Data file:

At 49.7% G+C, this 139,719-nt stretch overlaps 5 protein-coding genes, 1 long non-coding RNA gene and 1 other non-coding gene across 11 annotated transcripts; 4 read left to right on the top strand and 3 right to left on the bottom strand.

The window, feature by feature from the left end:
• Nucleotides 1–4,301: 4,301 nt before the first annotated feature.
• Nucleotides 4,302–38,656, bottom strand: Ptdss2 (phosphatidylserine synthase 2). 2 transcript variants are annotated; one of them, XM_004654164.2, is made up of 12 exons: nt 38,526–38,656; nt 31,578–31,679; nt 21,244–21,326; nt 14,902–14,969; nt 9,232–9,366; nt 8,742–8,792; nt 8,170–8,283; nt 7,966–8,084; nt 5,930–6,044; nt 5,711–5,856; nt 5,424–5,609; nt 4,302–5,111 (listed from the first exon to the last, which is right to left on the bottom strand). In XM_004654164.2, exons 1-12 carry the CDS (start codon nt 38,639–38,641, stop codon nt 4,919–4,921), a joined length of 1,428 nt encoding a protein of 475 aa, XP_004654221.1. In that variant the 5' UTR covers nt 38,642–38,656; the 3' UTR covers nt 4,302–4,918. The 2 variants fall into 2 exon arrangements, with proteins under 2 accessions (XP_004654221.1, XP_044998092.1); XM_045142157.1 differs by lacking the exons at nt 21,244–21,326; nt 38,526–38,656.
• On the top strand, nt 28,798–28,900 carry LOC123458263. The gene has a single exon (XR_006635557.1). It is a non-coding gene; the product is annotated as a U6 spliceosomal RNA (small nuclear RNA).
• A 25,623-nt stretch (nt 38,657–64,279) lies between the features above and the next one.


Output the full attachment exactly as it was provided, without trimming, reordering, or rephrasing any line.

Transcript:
At 49.7% G+C, this 139,719-nt stretch overlaps 5 protein-coding genes, 1 long non-coding RNA gene and 1 other non-coding gene across 11 annotated transcripts; 4 read left to right on the top strand and 3 right to left on the bottom strand.

The window, feature by feature from the left end:
• Nucleotides 1–4,301: 4,301 nt before the first annotated feature.
• Nucleotides 4,302–38,656, bottom strand: Ptdss2 (phosphatidylserine synthase 2). 2 transcript variants are annotated; one of them, XM_004654164.2, is made up of 12 exons: nt 38,526–38,656; nt 31,578–31,679; nt 21,244–21,326; nt 14,902–14,969; nt 9,232–9,366; nt 8,742–8,792; nt 8,170–8,283; nt 7,966–8,084; nt 5,930–6,044; nt 5,711–5,856; nt 5,424–5,609; nt 4,302–5,111 (listed from the first exon to the last, which is right to left on the bottom strand). In XM_004654164.2, exons 1-12 carry the CDS (start codon nt 38,639–38,641, stop codon nt 4,919–4,921), a joined length of 1,428 nt encoding a protein of 475 aa, XP_004654221.1. In that variant the 5' UTR covers nt 38,642–38,656; the 3' UTR covers nt 4,302–4,918. The 2 variants fall into 2 exon arrangements, with proteins under 2 accessions (XP_004654221.1, XP_044998092.1); XM_045142157.1 differs by lacking the exons at nt 21,244–21,326; nt 38,526–38,656.
• On the top strand, nt 28,798–28,900 carry LOC123458263. The gene has a single exon (XR_006635557.1). It is a non-coding gene; the product is annotated as a U6 spliceosomal RNA (small nuclear RNA).
• A 25,623-nt stretch (nt 38,657–64,279) lies between the features above and the next one.